Travel in grad school – #sciparty recap

Hi all! This month is a month that I deemed tdedicated to celebration by the guidelines of my Happiness Project 2018. Will I manage to keep my spirits high? Stay with me! At least for now, I can celebrate that the illness that has kicked me to the curb in the last weeks is finally improving.

What do you generally do when you celebrate? You might throw a party. And that’s what happens on Twitter every Friday at 1PM EST. The SciParty to chat about a science related topic, with a new host every week. And it happened to be a good coincidence that I was the first host of March. My topic was “Travel During Grad School” and I was so nervous in the day of the party. Like I always am whenever I throw one. That’s why I gave up throwing huge b-day dinners. But I knew I couldn’t shy away from this one!

I started inviting all my followers on Twitter and Instagram over to join, both in my account and the SciParty ones. And yet, I was afraid no one would join and would be left speaking about this topic I love so much alone. But it turned out I couldn’t even catch up with all the answers from the amazing people who collaborated and even made questions! The party went over time and then I continued answering to questions with my personal account because I love sharing experiences. Why not check out the main highlights of the chat in the Moments page I created on Twitter?

From what you can see, people from diverse backgrounds and most of all with great photography skills joined. Most of them are bloggers and friends I know well, but seeing some new people was encouraging. So, I would like to provide a quick recap for the general audience about the main worries and style of traveling of PhD students:

1. Time might not be an issue to travel if you manage it well. Money is.

Most PhD students do not get that high of a stipend that could cover so much the living expenses. I can talk for myself in Boston, that was not exactly very high…and I was aware I would use some of my personal savings to be able to travel. I know the money will come back. But anyway, you can always travel in your campus city or nearby. In Portugal we often say that we want so much to travel to new cities and places that we overlook all the amazing things our country has to offer. So, if you don’t have that much money, try a day to do touristic things in your hometown, like checking out a new museum in a free admission day, or exploring a new hiking trail like if you were hiking in a distant country. It’s a good way to refresh the mind! For me, in the Lisbon area, I always find myself with plenty to do, and in Boston there’s so many cool activities. Our group had this monthly tradition of renting a car for a one day roadtrip nearby and it generally cost only $30 per person. It’s a matter of adjustment and change of mindset 😉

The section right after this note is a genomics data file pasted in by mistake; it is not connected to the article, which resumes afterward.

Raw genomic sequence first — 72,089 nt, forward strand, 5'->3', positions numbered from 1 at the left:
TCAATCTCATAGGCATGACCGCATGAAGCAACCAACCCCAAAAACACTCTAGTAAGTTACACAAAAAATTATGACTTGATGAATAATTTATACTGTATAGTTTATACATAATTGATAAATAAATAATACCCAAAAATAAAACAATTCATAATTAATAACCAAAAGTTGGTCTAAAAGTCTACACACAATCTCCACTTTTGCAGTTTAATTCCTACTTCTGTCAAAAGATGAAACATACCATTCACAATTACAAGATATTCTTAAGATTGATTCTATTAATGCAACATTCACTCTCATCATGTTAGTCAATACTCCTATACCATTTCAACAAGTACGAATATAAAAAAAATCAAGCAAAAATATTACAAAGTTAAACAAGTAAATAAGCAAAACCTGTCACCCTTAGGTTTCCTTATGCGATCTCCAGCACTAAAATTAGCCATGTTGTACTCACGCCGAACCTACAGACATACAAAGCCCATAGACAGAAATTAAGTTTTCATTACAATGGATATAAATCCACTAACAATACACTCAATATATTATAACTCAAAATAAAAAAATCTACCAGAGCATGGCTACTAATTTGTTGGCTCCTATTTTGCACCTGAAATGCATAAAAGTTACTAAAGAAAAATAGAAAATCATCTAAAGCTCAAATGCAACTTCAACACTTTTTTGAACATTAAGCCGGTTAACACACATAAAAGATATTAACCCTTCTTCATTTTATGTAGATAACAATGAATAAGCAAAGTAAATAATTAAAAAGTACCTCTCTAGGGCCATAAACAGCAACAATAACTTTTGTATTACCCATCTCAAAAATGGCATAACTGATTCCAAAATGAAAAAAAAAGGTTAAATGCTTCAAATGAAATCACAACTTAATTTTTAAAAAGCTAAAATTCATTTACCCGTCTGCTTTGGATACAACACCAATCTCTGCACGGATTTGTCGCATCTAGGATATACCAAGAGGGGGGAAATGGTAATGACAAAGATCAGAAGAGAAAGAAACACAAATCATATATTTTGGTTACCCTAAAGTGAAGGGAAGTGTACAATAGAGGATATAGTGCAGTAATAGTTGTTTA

2. STEM travel attractions might be a good way to keep your scientific cravings satisfied while traveing

I believe, more and more, attention is being brought to science, technology, engineering and maths based attractions. We all know of science and natural history museums, but there’s much more! I’m not even the best to talk about this because when I travel I prefer art and nature, but a lot of nature has cool science facts behind it to explain why the landscapes look like that. For instance, I hiked 1h until I got to Papakolea Beach in Hawaii’s Big Island. Why’s so? It’s one of the 4 beaches in the world with green sand. This happens due to a high presence of olivine, a green mineral, in the sand. All due to the lava in the island being so rich in this mineral. So, you got the landscape and the cool science fix in one go 🙂

3. Even not as regular tourists, conferences and internships make us more traveled

Going for these opportunities is always an investment. Of course it depends on the supervisor and deparment funding, or being wise yourself when you have to pay for the conferences. For me, I go to conferences mostly for the networking and curriculum development opportunities, but the travel part also entices me. I would have never traveled to Brazil at the age of 22 if it wasn’t for my first international oral presentation at a conference and having a group with good funding for that. Or I wouldn’t have gone to Hawaii if I didn’t tag along my bf who had a conference there. If your funding body allows, you can spend an extra one or two days abroad to explore the city and make a little vacation. I never could, so be wary that probably that time you would spend resting after an intense work day, you could use for a little sightseeing.

Hope you liked learning a bit more about traveling during grad school! And make sure to join Sciparty when you can to discuss any other science related topics. Today the lovely Erin Winick (fellow STEM Squad Member from Boston) will be chatting about the Future of Work! We are all worried about robotics and artificial intelligence and what it can do to jobs, so this is a great chance to learn about it.

Tell me, what are your favorite ways to travel as a PhD student? And if you’re not, any ideas for us to be better organized on that regard? Don’t forget to follow me in FacebookTwitterInstagram and Pinterest to keep up to date!


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